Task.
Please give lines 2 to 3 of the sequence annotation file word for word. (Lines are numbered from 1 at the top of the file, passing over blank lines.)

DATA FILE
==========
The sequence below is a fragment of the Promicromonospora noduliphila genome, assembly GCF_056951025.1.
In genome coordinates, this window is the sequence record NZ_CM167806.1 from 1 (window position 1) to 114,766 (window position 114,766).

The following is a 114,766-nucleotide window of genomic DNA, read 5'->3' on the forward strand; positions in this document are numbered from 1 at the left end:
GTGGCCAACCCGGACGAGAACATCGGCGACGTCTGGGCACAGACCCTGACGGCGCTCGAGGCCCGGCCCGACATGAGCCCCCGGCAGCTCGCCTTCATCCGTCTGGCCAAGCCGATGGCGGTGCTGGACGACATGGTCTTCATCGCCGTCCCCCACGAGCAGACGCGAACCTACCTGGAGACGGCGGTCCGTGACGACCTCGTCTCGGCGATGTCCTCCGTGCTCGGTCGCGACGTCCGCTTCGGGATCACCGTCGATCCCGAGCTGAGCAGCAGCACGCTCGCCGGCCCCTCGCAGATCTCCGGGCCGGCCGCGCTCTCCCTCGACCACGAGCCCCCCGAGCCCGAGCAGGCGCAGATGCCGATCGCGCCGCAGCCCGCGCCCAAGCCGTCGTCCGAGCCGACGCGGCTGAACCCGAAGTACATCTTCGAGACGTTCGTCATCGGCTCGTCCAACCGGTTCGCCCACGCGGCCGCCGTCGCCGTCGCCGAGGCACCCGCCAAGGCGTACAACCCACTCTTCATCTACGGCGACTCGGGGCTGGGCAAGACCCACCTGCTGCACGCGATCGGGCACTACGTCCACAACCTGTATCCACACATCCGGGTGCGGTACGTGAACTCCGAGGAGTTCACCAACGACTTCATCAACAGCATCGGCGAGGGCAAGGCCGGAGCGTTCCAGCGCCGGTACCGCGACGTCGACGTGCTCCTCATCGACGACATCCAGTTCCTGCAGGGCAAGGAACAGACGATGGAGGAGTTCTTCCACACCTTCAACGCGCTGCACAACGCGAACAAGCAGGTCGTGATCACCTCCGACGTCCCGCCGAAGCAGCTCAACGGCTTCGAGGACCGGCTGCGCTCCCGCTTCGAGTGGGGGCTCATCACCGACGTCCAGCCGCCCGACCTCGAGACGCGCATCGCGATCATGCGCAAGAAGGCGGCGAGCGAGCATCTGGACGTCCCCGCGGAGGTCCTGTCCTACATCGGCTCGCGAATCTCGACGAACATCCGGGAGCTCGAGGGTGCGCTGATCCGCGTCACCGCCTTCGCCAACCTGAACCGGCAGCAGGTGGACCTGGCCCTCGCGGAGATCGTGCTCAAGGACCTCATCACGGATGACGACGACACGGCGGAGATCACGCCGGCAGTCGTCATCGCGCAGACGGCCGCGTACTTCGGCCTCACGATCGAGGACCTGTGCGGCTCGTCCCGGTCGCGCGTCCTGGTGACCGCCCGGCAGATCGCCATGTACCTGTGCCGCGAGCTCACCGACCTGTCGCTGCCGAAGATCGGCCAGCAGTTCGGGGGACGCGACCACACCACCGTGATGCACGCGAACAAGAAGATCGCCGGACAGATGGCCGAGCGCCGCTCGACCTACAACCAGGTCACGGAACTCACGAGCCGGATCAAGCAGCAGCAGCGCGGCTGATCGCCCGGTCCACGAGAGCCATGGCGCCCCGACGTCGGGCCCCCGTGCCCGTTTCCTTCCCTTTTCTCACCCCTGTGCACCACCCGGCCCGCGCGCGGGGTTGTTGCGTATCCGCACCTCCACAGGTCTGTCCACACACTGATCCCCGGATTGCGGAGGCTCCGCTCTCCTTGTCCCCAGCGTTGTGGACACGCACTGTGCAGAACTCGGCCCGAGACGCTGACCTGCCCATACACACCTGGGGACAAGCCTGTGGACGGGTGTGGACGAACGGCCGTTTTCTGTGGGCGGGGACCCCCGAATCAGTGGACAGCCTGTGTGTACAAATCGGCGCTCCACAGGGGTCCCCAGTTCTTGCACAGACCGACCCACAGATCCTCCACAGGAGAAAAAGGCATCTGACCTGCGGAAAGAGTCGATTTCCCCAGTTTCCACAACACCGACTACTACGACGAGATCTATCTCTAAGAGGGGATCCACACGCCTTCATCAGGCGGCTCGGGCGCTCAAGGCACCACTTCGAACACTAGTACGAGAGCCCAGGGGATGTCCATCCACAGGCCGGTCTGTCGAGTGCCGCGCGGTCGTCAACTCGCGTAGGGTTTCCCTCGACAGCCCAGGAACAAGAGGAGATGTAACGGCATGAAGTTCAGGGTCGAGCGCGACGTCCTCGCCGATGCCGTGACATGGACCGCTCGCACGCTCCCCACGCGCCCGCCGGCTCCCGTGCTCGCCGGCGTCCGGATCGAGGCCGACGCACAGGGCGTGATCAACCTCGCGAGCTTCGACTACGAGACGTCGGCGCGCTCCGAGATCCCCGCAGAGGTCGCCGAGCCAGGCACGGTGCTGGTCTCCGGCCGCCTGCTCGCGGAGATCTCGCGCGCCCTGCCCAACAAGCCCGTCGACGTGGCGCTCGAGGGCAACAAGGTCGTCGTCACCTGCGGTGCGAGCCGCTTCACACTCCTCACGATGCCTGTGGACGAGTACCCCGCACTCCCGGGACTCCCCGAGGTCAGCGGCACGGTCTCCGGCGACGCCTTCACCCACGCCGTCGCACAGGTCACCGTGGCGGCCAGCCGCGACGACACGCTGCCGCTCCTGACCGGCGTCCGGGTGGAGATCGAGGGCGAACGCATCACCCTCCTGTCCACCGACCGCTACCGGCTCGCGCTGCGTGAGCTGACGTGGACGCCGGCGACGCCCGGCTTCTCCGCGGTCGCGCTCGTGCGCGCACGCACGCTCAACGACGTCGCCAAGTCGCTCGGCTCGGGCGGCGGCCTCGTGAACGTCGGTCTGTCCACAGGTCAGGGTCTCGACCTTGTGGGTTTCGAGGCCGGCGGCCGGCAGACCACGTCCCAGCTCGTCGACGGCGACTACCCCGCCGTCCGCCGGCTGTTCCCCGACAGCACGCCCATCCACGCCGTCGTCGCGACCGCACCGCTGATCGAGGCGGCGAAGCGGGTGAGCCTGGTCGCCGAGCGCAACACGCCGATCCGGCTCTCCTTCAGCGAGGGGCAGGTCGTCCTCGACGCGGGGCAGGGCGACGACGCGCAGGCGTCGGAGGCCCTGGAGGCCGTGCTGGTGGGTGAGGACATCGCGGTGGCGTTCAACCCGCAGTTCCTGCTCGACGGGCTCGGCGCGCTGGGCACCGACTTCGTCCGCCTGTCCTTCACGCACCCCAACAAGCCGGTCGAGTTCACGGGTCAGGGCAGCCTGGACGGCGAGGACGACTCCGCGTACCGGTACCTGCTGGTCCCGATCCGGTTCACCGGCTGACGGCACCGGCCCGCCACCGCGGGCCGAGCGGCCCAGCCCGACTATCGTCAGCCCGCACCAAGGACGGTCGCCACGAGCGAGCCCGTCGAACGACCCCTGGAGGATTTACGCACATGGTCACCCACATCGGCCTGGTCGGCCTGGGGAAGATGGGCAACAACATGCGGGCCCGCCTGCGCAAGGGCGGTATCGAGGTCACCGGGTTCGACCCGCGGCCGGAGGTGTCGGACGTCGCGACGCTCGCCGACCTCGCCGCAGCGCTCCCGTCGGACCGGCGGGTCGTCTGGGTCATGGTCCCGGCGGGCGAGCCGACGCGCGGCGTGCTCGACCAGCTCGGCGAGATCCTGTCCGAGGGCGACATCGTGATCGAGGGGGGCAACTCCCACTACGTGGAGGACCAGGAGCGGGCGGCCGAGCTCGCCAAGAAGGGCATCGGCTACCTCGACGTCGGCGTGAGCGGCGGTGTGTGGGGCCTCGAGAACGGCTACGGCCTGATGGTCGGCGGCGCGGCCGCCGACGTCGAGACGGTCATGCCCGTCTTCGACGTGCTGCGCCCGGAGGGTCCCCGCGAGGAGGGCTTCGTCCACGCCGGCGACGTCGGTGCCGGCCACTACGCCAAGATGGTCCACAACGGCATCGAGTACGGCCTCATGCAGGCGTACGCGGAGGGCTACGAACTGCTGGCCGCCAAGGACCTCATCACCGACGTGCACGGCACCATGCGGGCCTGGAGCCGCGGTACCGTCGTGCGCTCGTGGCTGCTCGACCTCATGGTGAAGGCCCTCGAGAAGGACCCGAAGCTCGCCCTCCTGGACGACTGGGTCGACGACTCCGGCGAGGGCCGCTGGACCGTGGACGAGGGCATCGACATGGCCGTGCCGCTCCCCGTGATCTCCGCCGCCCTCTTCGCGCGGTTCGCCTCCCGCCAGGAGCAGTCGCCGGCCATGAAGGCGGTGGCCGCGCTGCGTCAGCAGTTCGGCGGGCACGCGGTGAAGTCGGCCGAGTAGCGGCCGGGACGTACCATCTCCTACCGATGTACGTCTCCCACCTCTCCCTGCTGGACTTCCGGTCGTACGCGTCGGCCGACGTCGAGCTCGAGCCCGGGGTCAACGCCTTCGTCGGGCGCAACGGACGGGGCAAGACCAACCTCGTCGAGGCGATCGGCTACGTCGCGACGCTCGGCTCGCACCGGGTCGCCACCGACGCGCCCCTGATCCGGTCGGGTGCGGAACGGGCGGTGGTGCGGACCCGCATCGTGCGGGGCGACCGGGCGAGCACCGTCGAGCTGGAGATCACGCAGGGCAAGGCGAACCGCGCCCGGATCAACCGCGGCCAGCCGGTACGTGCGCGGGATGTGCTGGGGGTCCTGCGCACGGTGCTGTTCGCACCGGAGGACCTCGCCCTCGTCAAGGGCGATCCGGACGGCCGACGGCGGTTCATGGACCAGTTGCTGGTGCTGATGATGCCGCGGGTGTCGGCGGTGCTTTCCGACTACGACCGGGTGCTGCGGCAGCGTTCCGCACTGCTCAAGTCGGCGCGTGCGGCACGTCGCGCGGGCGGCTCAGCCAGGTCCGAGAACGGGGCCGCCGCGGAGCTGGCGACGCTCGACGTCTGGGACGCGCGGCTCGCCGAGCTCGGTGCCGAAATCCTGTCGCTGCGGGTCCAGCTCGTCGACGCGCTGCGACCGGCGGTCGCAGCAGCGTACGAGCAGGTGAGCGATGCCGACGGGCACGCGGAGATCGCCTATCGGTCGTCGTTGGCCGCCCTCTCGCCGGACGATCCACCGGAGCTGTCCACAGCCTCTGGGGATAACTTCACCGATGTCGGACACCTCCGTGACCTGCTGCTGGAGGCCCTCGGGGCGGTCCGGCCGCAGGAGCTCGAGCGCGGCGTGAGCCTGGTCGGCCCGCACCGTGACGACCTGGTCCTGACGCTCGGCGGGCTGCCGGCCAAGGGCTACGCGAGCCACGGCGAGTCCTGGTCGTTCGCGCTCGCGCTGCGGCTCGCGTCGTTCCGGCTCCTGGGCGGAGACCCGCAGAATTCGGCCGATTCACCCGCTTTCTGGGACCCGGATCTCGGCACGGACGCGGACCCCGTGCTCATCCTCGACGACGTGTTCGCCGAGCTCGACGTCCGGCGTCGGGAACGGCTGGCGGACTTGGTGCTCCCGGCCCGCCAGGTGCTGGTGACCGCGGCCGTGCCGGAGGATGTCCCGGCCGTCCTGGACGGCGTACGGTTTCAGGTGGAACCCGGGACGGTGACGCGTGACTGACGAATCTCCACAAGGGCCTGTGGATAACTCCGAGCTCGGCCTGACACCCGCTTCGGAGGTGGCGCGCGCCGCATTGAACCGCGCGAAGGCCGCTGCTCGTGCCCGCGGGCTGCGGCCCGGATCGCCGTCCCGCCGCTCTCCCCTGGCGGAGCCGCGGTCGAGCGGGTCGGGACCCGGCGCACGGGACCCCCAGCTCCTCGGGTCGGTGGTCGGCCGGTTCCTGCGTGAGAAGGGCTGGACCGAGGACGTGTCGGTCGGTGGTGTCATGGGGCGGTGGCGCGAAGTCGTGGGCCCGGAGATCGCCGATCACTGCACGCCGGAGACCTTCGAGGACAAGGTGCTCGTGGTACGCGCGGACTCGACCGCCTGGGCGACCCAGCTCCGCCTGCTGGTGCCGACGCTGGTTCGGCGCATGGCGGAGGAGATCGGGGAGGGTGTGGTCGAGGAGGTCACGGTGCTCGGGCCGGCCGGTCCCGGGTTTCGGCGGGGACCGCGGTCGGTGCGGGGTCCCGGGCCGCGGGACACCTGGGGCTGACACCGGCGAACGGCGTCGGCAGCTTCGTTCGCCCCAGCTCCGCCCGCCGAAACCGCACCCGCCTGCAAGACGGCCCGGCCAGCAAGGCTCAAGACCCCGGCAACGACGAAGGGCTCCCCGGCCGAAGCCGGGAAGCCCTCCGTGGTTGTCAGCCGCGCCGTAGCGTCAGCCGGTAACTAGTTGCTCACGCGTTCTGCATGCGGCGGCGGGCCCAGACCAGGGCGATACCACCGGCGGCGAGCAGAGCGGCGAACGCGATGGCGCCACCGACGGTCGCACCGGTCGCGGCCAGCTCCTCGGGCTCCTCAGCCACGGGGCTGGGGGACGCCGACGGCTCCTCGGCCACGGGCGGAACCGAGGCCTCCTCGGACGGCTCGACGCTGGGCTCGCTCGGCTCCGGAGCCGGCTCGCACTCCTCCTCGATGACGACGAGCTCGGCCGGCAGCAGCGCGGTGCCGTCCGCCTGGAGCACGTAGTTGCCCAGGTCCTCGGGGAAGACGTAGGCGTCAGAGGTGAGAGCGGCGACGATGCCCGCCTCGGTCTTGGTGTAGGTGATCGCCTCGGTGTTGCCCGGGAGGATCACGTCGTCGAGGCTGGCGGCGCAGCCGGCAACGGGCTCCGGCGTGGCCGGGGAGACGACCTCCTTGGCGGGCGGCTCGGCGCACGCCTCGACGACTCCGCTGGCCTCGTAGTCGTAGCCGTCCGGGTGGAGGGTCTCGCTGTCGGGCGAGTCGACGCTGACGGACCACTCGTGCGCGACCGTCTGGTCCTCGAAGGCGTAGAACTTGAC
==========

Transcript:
In genome coordinates, this window is the sequence record NZ_CM167806.1 from 1 (window position 1) to 114,766 (window position 114,766).

The following is a 114,766-nucleotide window of genomic DNA, read 5'->3' on the forward strand; positions in this document are numbered from 1 at the left end: